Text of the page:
Last week saw the return to school for many thousands of children across the country including the five thousand learners in the seventeen schools in our Dartmoor MAT. Whilst there is understandably some anxiety for colleagues about the return to classrooms, the overwhelming emotion felt by almost all educators is a sense of joy and relief to be freed from the distanced virtual world of remote learning and to reconnect with the young people who are the reason we do the work we do. To see them smile, to listen to their voices without the strange distorting effect of a laptop and to see them playing and talking with their friends has been a great feeling for everyone I know who works in schools. As a Trust Champion for the Dartmoor MAT, I am based in the sixth form building at Okehampton college and as I write this, I can hear the sound of a hotly-contested game of table tennis between two young people going on outside the window and the hum of serious discussion coming from the A-level classrooms on the corridor. Sounds that we used to take for granted but which now thankfully signal a return to some kind of normality.
Now that the children are back, there is much discussion about what they should be doing. Should we be making the school day longer? Should all the children be in for the summer holidays? Should they all be tutored? Should we be worrying most about ‘catch up’ or well-being or both? Plenty of questions but perhaps the most important thing for us to think about before we jump in with solutions is ‘who is best-placed to determine what is right for our children in the weeks and months ahead?’
In all of the challenges of the last twelve months and the emotional and practical difficulties that schools have had to think about, one thing has been very clear. Colleagues in schools have, time and time again made thoughtful, compassionate and intelligent choices about what is right for their children and communities. At times, that has arguably been in the absence of clear or timely guidance from the government. I’ve had conversations with many of our brilliant headteachers in the last few weeks about how they’ve supported their learners in this last lockdown and it has been amazing to hear how creative and thoughtful they have been in response to the needs of individual children and families.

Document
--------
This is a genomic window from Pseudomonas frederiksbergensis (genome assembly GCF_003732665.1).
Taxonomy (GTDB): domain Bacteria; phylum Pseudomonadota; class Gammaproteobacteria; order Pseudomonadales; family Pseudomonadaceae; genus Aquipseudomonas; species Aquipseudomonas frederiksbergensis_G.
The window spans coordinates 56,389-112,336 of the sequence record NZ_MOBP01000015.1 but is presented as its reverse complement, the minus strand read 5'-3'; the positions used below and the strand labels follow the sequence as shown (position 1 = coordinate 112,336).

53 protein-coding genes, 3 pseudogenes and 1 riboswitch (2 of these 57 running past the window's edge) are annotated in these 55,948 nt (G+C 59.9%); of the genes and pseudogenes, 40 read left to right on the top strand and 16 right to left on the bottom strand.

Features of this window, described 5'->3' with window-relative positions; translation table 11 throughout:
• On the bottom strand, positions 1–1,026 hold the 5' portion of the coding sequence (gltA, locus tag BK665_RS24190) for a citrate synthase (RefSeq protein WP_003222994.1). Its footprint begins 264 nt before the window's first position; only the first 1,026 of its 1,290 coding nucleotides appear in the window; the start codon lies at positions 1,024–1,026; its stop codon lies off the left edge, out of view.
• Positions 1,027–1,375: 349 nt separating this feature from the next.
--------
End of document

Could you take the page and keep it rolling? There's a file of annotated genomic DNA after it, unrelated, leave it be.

Leaders and teachers have more than risen to the challenge and shown that they are, without doubt, best placed to make great decisions for their schools and communities. The many thousands of letters of admiration and praise sent to Ofsted by grateful parents (including some of our own) suggest that the families we serve also believe in schools to do the best thing for their children. My colleague Ed Finch has talked in a previous blog about the importance of independence of mind and professional judgement in our profession. This is something I’m very much thinking about in my role as I bring colleagues together to think about the approaches we take as a Trust to curriculum and pedagogy. Front of mind is the question of how we protect autonomy for teachers and leaders whilst also maximising the benefits of being part of a larger groups of schools.
There is wisdom and vast experience in the across our seventeen schools and being part of a Trust means that we all intuitively know that our chances of delivering on our mission to provide the highest possible quality of education for all local children is more likely to be succeed if we collaborate meaningfully, share expertise and support each other to be successful. Our work is not just for the benefit of our individual schools but for the Trust as a whole and even beyond our family of schools.
Key to my role as a Trust Champion is working across all of our schools to ensure that we are creating the conditions for our teachers to thrive as professionals. So what is necessary for this to happen? In their recent book The Teacher Gap, Prof Rebecca Allen and Dr Sam Sims suggest three things are critical for teachers to develop and grow. They need to feel:
1. Competence – to be able to demonstrate their abilities and continue to improve
2. Relatedness – to feel valued and respected by others
3. Autonomous – to be authors of their own actions
There’s no doubt that teacher autonomy is hugely important. A study published by the Teacher Development Trust in January 2020 concluded that “teacher autonomy is associated with higher job satisfaction and intention to stay in teaching.” It is clear that if we want to retain great colleagues and if we want them to feel fulfilment in their roles, then we need to ensure that our teachers have a strong sense of agency in their classrooms and in their professional growth.